Paul then does what is fairly common in the New Testament – he cobbles together a “quote” from the Old Testament from several fragments that his audience would have been familiar with. Not a precise citation as we are accustomed to when we read books. He grabs part of Isaiah 59 (which has connections with Psalm14, Micah 4, and Isaiah 2) and Jeremiah 31. The Liberator will come from Zion; He will turn away godlessness from Jacob. And this will be My covenant with them when I take away their sins. These were promises of the Messiah coming to redeem Israel. Paul applies these promises the work of the Spirit that was going on as he was writing to the Romans, and will go on until the full number – all Israel and Gentile – are saved. Those who were by nature captive to the sin we hold so dear will be liberated by the King of Zion. Freedom does not come from Sinai! This King will turn His people away from godlessness, take their sins away, and bring them into the New Covenant. All this action is of God. Our part is godlessness and sin. His part is to take those away and make us new creatures in Christ. 

Thursday, July 13, 2017

Romans 13:1-7 The Rub With Government

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Let every person be subject to the governing authorities. For there is no authority except from God, and those that exist have been instituted by God. Therefore whoever resists the authorities resists what God has appointed, and those who resist will incur judgment. For rulers are not a terror to good conduct, but to bad. Would you have no fear of the one who is in authority? Then do what is good, and you will receive his approval, for he is God’s servant for your good. But if you do wrong, be afraid, for he does not bear the sword in vain. For he is the servant of God, an avenger who carries out God’s wrath on the wrongdoer. Therefore one must be in subjection, not only to avoid God’s wrath but also for the sake of conscience. For because of this you also pay taxes, for the authorities are ministers of God, attending to this very thing. Pay to all what is owed to them: taxes to whom taxes are owed, revenue to whom revenue is owed, respect to whom respect is owed, honor to whom honor is owed.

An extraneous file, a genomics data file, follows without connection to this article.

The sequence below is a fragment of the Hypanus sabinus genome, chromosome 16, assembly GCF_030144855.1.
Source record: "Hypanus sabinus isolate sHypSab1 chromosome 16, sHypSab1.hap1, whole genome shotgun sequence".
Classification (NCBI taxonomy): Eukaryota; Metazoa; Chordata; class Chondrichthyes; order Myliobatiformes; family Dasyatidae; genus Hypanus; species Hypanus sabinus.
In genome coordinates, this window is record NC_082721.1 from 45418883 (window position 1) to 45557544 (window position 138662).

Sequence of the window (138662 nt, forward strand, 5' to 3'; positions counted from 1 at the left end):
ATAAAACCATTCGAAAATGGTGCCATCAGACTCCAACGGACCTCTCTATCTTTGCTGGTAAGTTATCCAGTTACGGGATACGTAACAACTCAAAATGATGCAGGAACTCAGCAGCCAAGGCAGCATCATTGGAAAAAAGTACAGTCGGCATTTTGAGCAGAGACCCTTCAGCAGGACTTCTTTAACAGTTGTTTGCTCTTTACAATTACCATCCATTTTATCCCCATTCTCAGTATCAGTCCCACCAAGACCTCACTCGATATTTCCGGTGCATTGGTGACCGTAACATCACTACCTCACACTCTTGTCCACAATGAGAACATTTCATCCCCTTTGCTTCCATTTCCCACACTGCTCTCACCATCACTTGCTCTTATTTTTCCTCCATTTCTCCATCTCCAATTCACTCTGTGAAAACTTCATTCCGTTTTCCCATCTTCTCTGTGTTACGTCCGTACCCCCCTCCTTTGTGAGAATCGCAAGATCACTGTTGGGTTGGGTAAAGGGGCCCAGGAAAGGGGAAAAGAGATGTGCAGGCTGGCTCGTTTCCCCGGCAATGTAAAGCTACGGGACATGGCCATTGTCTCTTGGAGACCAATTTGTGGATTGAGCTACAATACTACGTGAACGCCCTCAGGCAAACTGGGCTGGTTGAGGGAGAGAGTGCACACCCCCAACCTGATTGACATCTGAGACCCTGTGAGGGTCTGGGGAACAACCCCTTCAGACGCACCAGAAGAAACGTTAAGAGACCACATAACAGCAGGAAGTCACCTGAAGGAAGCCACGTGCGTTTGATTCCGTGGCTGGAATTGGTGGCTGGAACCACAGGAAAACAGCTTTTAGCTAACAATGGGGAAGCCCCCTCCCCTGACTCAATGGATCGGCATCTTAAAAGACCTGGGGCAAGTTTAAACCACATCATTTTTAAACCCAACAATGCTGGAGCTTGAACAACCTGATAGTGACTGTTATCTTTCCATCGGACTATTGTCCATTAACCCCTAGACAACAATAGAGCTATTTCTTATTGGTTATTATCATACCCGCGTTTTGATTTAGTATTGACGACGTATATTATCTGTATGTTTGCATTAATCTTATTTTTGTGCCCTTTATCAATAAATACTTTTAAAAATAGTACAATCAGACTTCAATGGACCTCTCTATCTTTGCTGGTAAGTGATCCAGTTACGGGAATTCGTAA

Some have noted the abrupt change in content and tone that takes place here, changing subject and tone from chapter; thinking this passage was inserted later, perhaps by a scribe. However, if we consider other teaching from the New Testament, we see this as a familiar thread: render under Caesar the Lord taught (Mark 12); and pretty much thought-for-thought in 1 Peter 2:13-17: Be subject for the Lord’s sake to every human institution, whether it be to the emperor as supreme, or to governors as sent by him to punish those who do evil and to praise those who do good. For this is the will of God, that by doing good you should put to silence the ignorance of foolish people. Live as people who are free, not using your freedom as a cover-up for evil, but living as servants of God. Honor everyone. Love the brotherhood. Fear God. Honor the emperor. Both passages tell us the role of earthly governments, our role in submitting to them and honoring them, and the reason we should submit to them.